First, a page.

This one was not as strong in the bergamot department as I usually like, but it made for a delightful cup. It wasn’t too bitter for me because I drank it at work, and the water machine here makes a less than boiling cup – perfect for pretty much all my work teas. So, yeah! Not much more to say about this one, but that it was classic and made my morning happy. :)
I received this tea from Angrboda. This was such a surprise! I have only had one other experience with Earl Grey and it wasn’t a pleasant one. The reason I haven’t put a lot of time or effort into sampling this kind of tea is that, although it smells wonderful, much of that is simply gone after you steep it. It may smell like fruit loops, but the stuff tastes like black tea.
With this tea the smell has an after aroma of something..tangy? bitter? I can’t exactly put my finger on it. I was actually lucky in that I checked here for some steeping parameters and mine didn’t turn out bitter or astringent at all. Again, this stuff tastes like the Ceylon base far more than the smell of the leaves should lead me to believe.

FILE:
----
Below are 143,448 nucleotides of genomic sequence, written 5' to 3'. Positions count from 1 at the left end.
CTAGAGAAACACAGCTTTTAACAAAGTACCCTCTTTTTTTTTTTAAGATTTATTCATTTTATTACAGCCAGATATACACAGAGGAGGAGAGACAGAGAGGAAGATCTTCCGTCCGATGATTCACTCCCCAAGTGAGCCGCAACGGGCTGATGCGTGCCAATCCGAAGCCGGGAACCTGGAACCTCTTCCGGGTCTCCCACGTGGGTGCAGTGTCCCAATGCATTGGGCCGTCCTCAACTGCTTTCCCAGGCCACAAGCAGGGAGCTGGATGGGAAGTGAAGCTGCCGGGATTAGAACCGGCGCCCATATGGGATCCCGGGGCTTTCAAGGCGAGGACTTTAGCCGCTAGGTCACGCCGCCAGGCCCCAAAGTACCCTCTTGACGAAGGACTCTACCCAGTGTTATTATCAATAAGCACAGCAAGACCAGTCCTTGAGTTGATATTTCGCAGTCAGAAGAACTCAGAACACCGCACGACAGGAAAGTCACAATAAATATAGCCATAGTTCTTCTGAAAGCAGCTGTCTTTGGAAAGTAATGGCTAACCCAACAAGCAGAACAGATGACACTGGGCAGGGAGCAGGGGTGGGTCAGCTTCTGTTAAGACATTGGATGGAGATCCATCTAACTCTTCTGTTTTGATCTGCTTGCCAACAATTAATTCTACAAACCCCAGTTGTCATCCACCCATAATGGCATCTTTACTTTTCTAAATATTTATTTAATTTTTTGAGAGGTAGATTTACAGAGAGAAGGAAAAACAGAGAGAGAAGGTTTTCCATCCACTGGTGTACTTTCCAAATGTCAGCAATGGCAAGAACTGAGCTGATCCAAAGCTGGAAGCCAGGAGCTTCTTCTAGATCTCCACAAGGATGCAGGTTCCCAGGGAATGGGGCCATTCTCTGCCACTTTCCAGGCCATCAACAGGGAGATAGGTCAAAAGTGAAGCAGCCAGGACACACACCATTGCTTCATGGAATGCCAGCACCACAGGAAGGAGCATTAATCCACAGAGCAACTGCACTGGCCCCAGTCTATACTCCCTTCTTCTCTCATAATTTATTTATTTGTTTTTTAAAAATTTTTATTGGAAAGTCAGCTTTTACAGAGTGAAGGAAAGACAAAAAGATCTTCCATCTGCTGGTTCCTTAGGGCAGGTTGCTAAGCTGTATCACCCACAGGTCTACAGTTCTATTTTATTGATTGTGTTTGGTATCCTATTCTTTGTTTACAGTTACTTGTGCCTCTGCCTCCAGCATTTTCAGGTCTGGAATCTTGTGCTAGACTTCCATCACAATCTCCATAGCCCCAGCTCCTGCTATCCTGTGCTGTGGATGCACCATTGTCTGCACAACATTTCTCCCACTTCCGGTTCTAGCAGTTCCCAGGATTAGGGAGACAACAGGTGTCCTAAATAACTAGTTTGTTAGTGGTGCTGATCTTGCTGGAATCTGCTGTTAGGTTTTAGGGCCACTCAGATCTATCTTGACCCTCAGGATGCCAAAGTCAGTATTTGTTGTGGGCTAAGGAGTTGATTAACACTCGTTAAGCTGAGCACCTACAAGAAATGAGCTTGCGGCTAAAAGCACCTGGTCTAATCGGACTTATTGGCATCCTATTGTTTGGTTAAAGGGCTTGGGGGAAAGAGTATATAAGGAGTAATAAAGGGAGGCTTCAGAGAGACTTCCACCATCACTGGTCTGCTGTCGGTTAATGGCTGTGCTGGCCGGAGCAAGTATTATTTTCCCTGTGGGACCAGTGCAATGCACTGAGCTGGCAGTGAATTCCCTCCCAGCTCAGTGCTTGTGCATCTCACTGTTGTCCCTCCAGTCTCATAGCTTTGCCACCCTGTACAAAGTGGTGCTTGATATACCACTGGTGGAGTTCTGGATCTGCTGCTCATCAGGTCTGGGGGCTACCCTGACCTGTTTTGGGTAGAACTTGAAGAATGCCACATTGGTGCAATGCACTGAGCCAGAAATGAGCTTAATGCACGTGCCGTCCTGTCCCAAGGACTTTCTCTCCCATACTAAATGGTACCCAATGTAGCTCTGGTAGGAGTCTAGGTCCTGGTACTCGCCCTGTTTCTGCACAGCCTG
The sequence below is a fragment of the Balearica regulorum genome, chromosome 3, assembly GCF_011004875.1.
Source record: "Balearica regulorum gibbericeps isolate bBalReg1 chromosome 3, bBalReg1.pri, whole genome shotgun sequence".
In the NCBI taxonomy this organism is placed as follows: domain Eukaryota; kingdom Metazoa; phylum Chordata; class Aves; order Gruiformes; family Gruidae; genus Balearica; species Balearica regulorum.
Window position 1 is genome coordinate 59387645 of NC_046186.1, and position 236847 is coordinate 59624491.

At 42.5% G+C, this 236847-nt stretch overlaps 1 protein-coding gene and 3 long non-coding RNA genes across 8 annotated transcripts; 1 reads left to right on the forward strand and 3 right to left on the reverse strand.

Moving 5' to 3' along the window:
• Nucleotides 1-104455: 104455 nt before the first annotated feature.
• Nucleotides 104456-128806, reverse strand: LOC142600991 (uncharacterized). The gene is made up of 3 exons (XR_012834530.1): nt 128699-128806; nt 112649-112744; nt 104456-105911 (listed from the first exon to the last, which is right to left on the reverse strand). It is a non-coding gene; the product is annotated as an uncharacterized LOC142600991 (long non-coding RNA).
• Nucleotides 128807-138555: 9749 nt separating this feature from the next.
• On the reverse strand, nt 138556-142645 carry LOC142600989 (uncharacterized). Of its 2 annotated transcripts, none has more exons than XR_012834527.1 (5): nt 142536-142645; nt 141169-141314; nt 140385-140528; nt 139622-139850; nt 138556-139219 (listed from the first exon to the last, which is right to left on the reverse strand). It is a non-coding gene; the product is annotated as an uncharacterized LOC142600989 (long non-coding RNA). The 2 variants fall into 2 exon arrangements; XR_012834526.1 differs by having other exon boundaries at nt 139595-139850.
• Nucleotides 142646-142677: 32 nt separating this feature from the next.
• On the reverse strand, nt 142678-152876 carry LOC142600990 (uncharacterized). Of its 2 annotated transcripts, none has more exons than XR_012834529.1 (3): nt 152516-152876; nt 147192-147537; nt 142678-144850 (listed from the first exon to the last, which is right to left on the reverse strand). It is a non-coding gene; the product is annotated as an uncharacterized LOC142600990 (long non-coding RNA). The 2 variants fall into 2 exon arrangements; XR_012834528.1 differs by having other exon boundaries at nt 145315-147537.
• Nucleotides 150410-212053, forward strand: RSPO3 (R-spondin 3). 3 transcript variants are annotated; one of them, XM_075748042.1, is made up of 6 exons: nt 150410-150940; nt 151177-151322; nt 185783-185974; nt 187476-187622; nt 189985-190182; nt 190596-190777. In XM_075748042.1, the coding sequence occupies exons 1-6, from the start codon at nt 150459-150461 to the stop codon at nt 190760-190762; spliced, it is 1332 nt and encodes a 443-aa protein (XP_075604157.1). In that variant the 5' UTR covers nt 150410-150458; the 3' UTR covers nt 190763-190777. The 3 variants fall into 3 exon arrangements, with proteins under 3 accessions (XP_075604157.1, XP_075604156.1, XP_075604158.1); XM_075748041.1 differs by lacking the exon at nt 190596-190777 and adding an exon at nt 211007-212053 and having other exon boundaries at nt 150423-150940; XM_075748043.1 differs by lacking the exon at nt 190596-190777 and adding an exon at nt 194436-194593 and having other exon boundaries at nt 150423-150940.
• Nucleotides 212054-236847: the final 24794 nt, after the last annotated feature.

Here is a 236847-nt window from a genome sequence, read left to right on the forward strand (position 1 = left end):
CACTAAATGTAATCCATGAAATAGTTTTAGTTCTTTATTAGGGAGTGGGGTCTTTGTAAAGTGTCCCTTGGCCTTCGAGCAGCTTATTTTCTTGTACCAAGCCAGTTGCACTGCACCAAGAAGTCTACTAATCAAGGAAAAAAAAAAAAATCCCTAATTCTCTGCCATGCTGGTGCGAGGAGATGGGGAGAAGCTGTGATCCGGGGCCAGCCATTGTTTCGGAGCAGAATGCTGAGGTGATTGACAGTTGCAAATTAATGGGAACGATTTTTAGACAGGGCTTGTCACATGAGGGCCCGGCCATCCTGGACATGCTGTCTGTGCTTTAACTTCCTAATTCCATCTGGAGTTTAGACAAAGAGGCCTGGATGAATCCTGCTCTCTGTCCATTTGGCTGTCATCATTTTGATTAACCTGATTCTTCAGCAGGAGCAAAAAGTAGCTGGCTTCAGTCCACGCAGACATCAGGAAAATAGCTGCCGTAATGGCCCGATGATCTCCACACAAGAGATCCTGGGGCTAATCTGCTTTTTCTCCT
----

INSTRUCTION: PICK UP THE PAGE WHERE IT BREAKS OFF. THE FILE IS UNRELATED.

The taste is pretty good. If I had to say one black tea that I did like it would be Ceylon. It has that very bread-ish undertone that I’ve come to appreciate. The fruit loop taste is there, at the very very back end of the sip. It’s decent, but I guess maybe Earl Grey and me are just not meant for each other.
I guess the only thing I dislike about tasting this and some other black teas is its ability to make me a bit, hm, how to say this nicely, phlegmy? Something about them make my throat react strangely and really changes the flavor of the tea.